David Spigel, MD, and David H. Harpole Jr, MD, describe when adjuvant therapy is recommended in early stage NSCLC and discuss data from recent clinical trials of adjuvant therapy.
David Spigel, MD: Let’s talk about what we’re dealing with here. We have stage I adenocarcinoma. The surgical outcomes look good, it was a lobectomy, the margins [and nodes] were negative, and there were no other high-risk features. We presume the patient had a great recovery and there were no other suspicious findings. As we all know, in real life, the PET [positron emission tomography]–CT scan isn’t exactly perfect. There are always some other nodules or something else you’re trying to figure out if it is connected or not. So the patient comes in to see [one of us] and is saying, “What else do I need to do?” Dr Singh, maybe you don’t have adjuvant discussions, and you leave that to your radiation medical oncology colleagues, but it is your sense that this patient is done, or [do they] need other therapy?
Jaspal Singh, MD, MHS: There’s some variability here. Obviously, there are some data to suggest they might benefit from additional therapy, but for now, I think we’re still trying to figure this out. I think it’s an individualized discussion at this point. The fortunate part, which you mentioned earlier, [is that] the bronchoscopy now can get you enough tissue for molecular testing. We try to give that option. Should that patient opt to proceed with something systemic, I think we’ll have that option for them. I think the word is still out though. There are some data to suggest that this patient may be done, but there are some patients, high-risk patients for example, for whom the medical oncology community may say, “This patient really wants to try something additional.” I think we can get into that, and there’s a suggestion of some data to support that. But again, it’s an individual decision, and I don’t think there’s a universal solution quite yet.
David Spigel, MD: I think that’s fair. In some parts of the world, in Southeast Asian countries, there are some adjuvant recommendations for a 5-FU [5-fluorouracil]–based regimen in stage I cancer. In the United States, that has not really been adopted. In general, for smaller stage I cancers, we generally don’t recommend chemotherapy, although we have that conversation. The latest question that comes up is, is there a role for immune therapy or targeted therapy? Let’s start with EGFR because these are the more relevant things to discuss. David, to swing it back to you, are you getting EGFR mutation testing done on every patient you operate on regardless of anything else?
David H. Harpole Jr, MD: This particular case is an under-3-cm tumor with no high-risk features. I think most of us would not recommend adjuvant therapy, except on [a clinical] trial, for this patient. We are getting pretty much reflex testing of all of our resected patients. But if [a patient] is at a smaller center, for less than 3-cm lesions, it’s probably not unreasonable to hold back on that. I think all the information we can gain is important. God forbid, if this patient recurs, it would be nice to have had that information beforehand to help you, David, if you’re looking at a recurrence situation and what to do for next therapy.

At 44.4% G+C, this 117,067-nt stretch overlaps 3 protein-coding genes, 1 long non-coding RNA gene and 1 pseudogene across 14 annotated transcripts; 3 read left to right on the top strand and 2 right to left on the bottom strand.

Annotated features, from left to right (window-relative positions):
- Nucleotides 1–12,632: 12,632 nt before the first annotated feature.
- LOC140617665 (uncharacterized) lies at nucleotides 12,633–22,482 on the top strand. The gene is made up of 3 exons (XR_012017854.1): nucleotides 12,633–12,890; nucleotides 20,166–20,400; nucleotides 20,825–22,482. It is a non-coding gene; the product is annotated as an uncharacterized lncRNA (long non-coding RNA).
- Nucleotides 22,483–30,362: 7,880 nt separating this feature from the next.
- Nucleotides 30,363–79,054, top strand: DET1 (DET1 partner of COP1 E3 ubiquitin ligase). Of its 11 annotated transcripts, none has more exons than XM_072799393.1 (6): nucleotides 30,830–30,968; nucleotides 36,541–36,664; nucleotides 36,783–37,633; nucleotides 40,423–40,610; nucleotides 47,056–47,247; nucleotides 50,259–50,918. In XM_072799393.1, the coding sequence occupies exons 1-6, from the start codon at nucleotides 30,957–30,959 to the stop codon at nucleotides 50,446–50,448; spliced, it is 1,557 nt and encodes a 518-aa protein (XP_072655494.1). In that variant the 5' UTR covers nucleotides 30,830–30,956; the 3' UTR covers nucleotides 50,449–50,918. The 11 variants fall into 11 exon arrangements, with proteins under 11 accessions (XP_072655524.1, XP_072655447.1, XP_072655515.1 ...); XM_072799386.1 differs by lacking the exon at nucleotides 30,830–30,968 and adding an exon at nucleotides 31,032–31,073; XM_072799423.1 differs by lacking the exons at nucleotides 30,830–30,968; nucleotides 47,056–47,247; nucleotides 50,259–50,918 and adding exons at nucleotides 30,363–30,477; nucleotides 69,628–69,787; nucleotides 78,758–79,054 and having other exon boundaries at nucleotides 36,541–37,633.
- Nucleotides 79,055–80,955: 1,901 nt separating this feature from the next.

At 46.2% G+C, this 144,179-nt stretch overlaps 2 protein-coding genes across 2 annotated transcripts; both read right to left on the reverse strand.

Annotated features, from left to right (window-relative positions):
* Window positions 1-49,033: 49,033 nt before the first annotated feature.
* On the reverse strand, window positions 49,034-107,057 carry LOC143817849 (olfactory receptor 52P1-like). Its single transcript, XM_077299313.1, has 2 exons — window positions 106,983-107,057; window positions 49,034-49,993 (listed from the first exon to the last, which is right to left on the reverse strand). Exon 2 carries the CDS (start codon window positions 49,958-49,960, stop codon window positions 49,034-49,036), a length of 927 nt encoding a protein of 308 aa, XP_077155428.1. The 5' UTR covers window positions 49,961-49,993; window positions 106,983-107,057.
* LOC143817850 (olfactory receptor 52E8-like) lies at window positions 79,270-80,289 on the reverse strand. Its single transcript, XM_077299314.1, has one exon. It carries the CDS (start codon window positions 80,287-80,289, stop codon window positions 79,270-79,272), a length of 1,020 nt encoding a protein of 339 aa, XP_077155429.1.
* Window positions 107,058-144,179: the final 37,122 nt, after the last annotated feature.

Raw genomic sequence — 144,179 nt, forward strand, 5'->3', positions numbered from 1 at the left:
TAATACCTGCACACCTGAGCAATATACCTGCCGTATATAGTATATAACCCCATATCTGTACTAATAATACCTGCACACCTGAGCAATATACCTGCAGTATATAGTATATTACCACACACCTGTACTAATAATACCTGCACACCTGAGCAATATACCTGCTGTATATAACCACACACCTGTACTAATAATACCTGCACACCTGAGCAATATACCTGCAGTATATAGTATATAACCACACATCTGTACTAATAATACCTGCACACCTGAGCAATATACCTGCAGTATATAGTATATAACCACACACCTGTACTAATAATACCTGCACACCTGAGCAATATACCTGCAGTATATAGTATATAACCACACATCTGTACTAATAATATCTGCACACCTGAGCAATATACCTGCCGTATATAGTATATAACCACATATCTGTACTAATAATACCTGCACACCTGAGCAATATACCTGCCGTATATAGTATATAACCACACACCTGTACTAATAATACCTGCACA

David Spigel, MD: Yes, I think that’s well said. I’ll reference for our viewers [that] what Dr Harpole is alluding to is the ADAURA study. This is a trial that was trying to define the role of adjuvant EGFR TKI [tyrosine kinase inhibitor] therapy, osimertinib, in patients with EGFR mutations. To run through things quickly, this study took patients with stage I through stage III disease, but everybody had an EGFR mutation. Patients would get chemotherapy or not, according to their doctor’s preference. It was a global study, and so there were a lot of patients with stage III cancer who didn’t get adjuvant chemotherapy. Everybody was randomized to osimertinib or not. The trial had a disease-free survival [DFS] end point, and you stayed on osimertinib for 3 years.
The trial demonstrated a DFS advantage in favor of osimertinib, and osimertinib was FDA approved in the United States for adjuvant use, but there are a couple of caveats. No. 1 is we’re waiting on overall survival data. No. 2, remember that chemotherapy was optional. The FDA approval was really for stage II and stage IIIA disease. If you go to the New England [Journal of Medicine] paper and you go to the appendix, there’s a nice graph of the different stages and the DFS for each of those stages [of cancer], even though for the overall intent-to-treat [population], the primary end point was in stage II and stage III. There is an advantage that is demonstrated for stage I cancers for osimertinib vs not, but not powered enough to be in the intent to treat—it was not a primary end point, so it was a secondary end point mixed in with all the other stage II and stage III patients.
So, what to do? For patients in front of you in the office, the textbook technical answer is there’s no indication for adjuvant osimertinib in stage I cancer. However, I still have the conversation with the patient. I let them know what the trial showed and didn’t show, and what the FDA approved. I’ve had some patients say they want to do it. I’ve had a couple pursue it, and of course, I helped them pursue that, and we were able to get it. It’s outside the label, it’s not indicated, but if you have a conversation with the patient, [it may be] still what they want to do.
Transcript edited for clarity.